How do we love Elizabeth Barrett Browning? Let us count the ways.

And this, my friends, is probably the first reason that Elizabeth Barrett Browning (let’s call her EBB for the sake of brevity) should be pissed off. People use and misuse, appropriate and massage her poetry to suit their needs, as I did above. Why can’t we just leave this poor poem alone?

The original poem is part of a collection of 44 sonnets called Sonnets from the Portuguese. She wrote them for her husband, Robert Browning, who knew they were brilliant and urged her to publish them. She titled them as she did because the sonnets were deeply personal and she wanted people to think that they had been translated rather than written about her own marriage.

Nice try, Liz. We see through your little scheme.

The most famous of the sonnets, number 43, is the one I butchered in those first two sentences. People read it as a breathless love poem where EBB is basically inarticulate with love. (Kind of a stupid assumption about someone who lived her whole life as a poet and also married a poet. Let’s see if we can think of two people more unlikely to be inarticulate… nope.) In fact, as my brilliant (now retired) University of North Dakota professor and international EBB scholar, Sandra Donaldson, pointed out to my enthralled grad school class, EBB is very articulate in this sonnet, almost scientific. She asks, “How do I love thee?” and then states “Let me count the ways,” before going on to, yes, essentially count the ways. In a series of statements beginning with “I love thee,” she details her love for her husband.

Aside from misreadings and bastardizations of her work, the other reasons EBB should be pissed off include our lack of attention to her political work. This is not to say that she was a politician, but she did take on important issues in her poetry. Case in point: her poem, “The Cry of the Children.”

They look up, with their pale and sunken faces,

And their look is dread to see…

‘How long,’ they say, ‘how long, O cruel nation,

Will you stand, to move the world, on a child’s heart—”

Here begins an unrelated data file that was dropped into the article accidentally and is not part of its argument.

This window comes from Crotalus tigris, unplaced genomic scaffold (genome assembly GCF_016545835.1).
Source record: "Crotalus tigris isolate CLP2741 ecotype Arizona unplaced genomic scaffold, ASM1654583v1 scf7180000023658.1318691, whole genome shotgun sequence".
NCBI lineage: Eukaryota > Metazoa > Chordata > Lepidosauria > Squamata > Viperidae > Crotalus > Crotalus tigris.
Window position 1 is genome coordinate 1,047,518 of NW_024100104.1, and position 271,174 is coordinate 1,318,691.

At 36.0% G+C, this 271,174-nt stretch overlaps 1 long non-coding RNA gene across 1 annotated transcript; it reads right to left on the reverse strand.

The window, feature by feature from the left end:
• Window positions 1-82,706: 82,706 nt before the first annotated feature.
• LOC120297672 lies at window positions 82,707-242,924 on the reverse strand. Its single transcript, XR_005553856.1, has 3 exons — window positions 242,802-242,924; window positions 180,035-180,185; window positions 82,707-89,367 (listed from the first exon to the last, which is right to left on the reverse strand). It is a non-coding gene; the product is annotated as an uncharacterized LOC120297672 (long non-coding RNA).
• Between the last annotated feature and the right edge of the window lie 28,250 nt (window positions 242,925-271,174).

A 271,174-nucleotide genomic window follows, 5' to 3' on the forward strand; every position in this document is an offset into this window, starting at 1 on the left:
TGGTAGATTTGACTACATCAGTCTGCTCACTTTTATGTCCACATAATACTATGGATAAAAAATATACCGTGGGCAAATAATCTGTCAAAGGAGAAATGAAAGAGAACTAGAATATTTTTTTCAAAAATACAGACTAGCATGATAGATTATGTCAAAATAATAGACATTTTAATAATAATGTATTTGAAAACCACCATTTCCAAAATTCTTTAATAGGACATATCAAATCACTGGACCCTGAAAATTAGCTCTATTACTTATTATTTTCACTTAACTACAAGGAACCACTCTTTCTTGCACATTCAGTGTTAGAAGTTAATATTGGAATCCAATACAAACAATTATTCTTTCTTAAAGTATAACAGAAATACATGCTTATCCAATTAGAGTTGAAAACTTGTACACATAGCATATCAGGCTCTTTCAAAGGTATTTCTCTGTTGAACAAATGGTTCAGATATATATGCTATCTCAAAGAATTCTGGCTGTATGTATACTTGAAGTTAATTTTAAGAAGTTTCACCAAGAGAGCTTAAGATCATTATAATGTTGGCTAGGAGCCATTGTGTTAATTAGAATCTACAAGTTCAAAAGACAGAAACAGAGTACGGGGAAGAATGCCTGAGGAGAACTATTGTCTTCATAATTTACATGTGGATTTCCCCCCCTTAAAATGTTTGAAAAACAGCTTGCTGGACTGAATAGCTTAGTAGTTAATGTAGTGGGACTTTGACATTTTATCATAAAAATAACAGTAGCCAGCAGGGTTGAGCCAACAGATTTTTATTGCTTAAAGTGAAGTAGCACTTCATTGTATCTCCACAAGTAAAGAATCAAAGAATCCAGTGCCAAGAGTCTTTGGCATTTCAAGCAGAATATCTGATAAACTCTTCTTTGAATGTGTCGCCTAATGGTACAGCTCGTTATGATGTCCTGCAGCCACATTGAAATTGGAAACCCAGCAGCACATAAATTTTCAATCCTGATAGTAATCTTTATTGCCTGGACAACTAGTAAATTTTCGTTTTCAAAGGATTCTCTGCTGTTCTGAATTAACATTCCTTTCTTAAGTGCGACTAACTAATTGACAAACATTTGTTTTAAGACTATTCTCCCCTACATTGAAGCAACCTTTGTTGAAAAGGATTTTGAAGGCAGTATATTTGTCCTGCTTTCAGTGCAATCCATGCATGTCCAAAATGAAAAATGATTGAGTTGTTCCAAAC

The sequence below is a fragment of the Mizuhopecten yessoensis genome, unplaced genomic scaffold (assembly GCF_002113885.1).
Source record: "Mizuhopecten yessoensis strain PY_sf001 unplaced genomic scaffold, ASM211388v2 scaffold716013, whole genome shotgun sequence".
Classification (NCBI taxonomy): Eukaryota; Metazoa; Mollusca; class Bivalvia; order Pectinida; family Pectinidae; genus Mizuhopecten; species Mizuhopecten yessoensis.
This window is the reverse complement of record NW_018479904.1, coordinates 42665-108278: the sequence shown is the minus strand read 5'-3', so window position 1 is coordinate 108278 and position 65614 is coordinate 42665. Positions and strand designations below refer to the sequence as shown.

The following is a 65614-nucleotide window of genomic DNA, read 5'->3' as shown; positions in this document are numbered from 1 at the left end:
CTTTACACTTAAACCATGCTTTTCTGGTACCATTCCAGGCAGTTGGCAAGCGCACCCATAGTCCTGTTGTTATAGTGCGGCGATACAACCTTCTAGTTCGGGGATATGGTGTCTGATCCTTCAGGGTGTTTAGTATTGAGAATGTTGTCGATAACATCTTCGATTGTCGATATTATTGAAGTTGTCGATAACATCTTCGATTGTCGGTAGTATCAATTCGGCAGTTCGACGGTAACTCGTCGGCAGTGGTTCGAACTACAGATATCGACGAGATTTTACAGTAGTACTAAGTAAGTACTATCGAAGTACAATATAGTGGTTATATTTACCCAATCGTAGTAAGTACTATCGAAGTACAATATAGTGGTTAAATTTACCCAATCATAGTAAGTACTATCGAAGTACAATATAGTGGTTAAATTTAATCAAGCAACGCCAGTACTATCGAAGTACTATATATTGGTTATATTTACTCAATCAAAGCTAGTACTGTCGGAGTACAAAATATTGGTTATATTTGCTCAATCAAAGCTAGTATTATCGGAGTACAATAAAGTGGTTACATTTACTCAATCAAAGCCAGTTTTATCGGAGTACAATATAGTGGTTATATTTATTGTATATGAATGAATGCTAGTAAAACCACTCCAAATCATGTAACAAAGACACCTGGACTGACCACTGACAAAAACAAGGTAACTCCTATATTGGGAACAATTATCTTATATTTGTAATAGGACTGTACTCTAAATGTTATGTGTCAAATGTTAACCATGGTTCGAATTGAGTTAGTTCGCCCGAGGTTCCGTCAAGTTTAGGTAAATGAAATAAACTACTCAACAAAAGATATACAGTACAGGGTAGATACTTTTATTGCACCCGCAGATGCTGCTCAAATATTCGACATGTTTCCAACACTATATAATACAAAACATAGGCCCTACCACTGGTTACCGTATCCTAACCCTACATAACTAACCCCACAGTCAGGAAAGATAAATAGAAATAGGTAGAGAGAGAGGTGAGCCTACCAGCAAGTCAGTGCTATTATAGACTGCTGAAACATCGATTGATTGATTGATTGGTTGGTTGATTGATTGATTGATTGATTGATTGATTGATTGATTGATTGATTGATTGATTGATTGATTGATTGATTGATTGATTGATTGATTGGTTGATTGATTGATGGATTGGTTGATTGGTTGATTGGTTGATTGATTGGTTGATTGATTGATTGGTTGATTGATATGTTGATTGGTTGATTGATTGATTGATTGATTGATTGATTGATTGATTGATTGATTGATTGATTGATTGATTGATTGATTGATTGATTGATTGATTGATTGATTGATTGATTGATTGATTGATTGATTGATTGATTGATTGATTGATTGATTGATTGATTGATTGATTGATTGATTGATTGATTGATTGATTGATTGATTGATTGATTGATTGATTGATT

I’ve messed up her brilliant rhyme scheme by giving you only these excerpts, but I wanted you to get the imagery and call to action that is in the poem. Doesn’t it make you want to travel back in time and at the very least take all of the children working in factories out for ice cream? Poor kids. (Literally.)

In 1843, when EBB published “The Cry of the Children,” factory acts had restricted children’s workdays in textile factories to 12 hours for 11-to-18-year-olds and 8 hours for 9-to-11-year-olds. In other industries such as coal mines, chimney sweeping, iron works, and more, children as young as five years old worked 16 hour days.

Yeh. Puts our lives in some perspective, no? (I say we all agree to hold this information over the heads of children spending their summers bickering and driving adults crazy. “That’s right, kids—I will turn this car around and send you back in time to a Victorian factory! At the very least I will make you start sewing your own underwear out of wool and then we’ll see what’s worth whining about.”)

The year after EBB’s poem was published, legislation was changed again to improve working conditions for children. This is not a coincidence, and yet people have forgotten how influential her work was.

EBB also took on slavery, which is complicated for her because her family was from Jamaica (EBB was the first of her family born in England) and made their fortune through plantations that used slave labor. This didn’t stop EBB; in fact, it motivated her to work against slavery in her poetry. She wrote The Runaway Slave at Pilgrim’s Point from the perspective of a slave woman: “So the white men brought the shame ere long / To strangle the sob of my agony.”

Lastly, EBB should be pissed because after her death her husband, Robert Browning, eclipsed her fame and reputation. Now, Robert Browning was an incredible poet who deserves his place in history, but EBB was almost Poet Laureate in her lifetime (she lived 1806-1861). She lost out to Tennyson, but it’s a huge deal, especially when you consider that Britain did not appoint a female Poet Laureate until 2009.

EBB lived one of the most endearing literary love stories of all time. She had one son whom they nicknamed (so appropriately) Pen, and, like a hipster before her time, she refused to have his hair cut. She moved to Italy with her little family in an attempt to revive her health, which worked for a while. She helped change laws and get silenced voices heard. She hob-knobbed with the literary elite of her day. She wrote brilliantly and she knew it, setting high expectations for herself and her work.

She deserves to be pissed off. She deserves to be re-read.